Memories of Prajna

Noel McLellan recalls the Sakyong's dream at Prajna


by Kusung Dapön Noel McLellan

Last night, the Sakyong had a dream of the Dorje Dradul wearing royal robes and a gold and orange crown. The Dorje Dradul removed the crown and placed it on the Sakyong’s head. This morning, although only a few kasung were present, the Court had the feeling of a great meditation hall filled with yogis. The kusung reported that Sakyong Mipham Rinpoche had arisen at dawn and was practicing and reading a number of his sacred texts. He had called for Nyima Sangpo [David Brown], his loyal secretary, and they had been alone together for hours.

That afternoon, Rinpoche conducted seventy dokusans with new Vajrayana students and then returned to his bedroom at Prajna with his secretary. For the next few days, all was quiet. It felt as though something important had occurred, but there were no clues as to what it had been. The Sakyong seemed quite relaxed, so I dared to say, “Sir, I think you’re up to something,” to which he replied, “Oh?”

In the afternoon, he gave transmission. Later that evening, he commanded that a five-coloured cord be run from the lotus of the tsokshing in the Great Stupa to the throne in the Tenno Tent. The cord must not touch the ground or cross any roads and needed to be ready by 1pm the next day. Numerous hours were spent weaving the cord and threading it over a mile through trees, across the body of Marpa Point, around the road to Prajna and to the center of Rinpoche’s gold vajra. It was ready just two hours late. After returning from a lunch meeting with delegates from Mongolia, Rinpoche did several hours of guru yoga practice in the Tenno tent.”

A few days later the Rigden ngondro was given to the Seminary. I wrote:

“A special gathering was announced for the evening. All were to dress up and assemble in the Main Shrine Tent. The air was electric and clear that day. The clouds gathered and dispersed in white, purple, and black. Occasional thundershowers occurred. To everyone’s surprise, a rich meal was served, as well as sake. After that, the Sakyong entered, dressed in an Imperial Yellow brocade jacket. He was escorted by the Makpön, dressed in a black, high collar uniform, carrying a sword. Although he is somewhat short, the Makpön was dashing. A Colour Party, of which the Kusung Dapön and I were a part, then posted the flags to the stirring cry of the pipes. The Kusung Dapön had chain-mail on his epaulettes. The sergeant wore a rather fancy highland uniform. Although his voice cracked when he called present arms, it was altogether stunning.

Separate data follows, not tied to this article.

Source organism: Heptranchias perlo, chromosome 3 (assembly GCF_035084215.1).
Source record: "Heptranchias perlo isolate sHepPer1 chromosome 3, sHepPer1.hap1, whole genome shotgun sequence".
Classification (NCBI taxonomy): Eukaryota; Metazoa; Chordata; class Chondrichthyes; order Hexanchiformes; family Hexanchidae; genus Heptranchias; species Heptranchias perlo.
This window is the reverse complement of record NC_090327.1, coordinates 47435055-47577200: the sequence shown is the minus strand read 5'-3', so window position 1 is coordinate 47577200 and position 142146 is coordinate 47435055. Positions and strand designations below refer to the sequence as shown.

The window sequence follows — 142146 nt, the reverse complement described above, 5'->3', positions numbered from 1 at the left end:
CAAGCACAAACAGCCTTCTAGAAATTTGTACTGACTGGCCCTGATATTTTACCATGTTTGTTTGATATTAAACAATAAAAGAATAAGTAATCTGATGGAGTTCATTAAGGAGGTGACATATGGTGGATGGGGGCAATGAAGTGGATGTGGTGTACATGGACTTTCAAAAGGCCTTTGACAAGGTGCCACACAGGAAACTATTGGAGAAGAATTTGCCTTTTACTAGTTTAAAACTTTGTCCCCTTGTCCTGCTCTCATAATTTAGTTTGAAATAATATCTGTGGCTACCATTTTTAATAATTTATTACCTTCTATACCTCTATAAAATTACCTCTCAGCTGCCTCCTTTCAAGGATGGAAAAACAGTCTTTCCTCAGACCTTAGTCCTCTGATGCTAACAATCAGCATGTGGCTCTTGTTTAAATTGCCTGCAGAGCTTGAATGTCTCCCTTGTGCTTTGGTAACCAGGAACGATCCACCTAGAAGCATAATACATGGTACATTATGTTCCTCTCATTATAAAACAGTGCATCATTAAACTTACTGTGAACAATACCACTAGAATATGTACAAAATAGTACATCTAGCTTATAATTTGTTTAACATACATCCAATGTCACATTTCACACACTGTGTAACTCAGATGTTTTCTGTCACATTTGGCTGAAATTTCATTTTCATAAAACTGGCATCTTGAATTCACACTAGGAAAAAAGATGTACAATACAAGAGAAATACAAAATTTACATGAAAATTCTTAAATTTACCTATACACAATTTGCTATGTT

A rare lhasang was then conducted. The President appeared dressed in a white chuba lined with fur. With great humility he knelt before the Sakyong and requested him to bestow the wisdom of the lineage. Everyone was perplexed that he prefaced his supplication with a long story from the Hindu tradition. Nevertheless, Rinpoche then prepared to speak…”

Aside from these highpoints however, the memories of Prajna that I have the most feeling about are the many quiet ones when the Sakyong would stroll into the tall grass of the field below the house or simply sit or stand on the back porch, and one would relax into the feeling of his being, with its confluence of contentment and aloneness. On one such evening after giving a long talk, he was standing on the porch in the early evening as the day began to cool, sipping a beer. He asked me to get the secretary on duty, and when she arrived he dictated this poem:

Summer Flower

A drink from mountain stream—
Lost water comes to haunt me.
Surrounding loneliness,
Mind peers into vast blue sky.
A distant yogin’s love song plays upon my ears.
The silence of this valley
Sings the cry of liberation

Mind paces like a caged tiger.
Heart drowns in inexpressible chasm.
Let us bring it all to the path of bodhi.
Let us climb this mountain of uncertainty.
Look again!
The sun is rising.
Its golden-orange hue commands us to exhale.

26 July 1999
Shambhala Mountain Center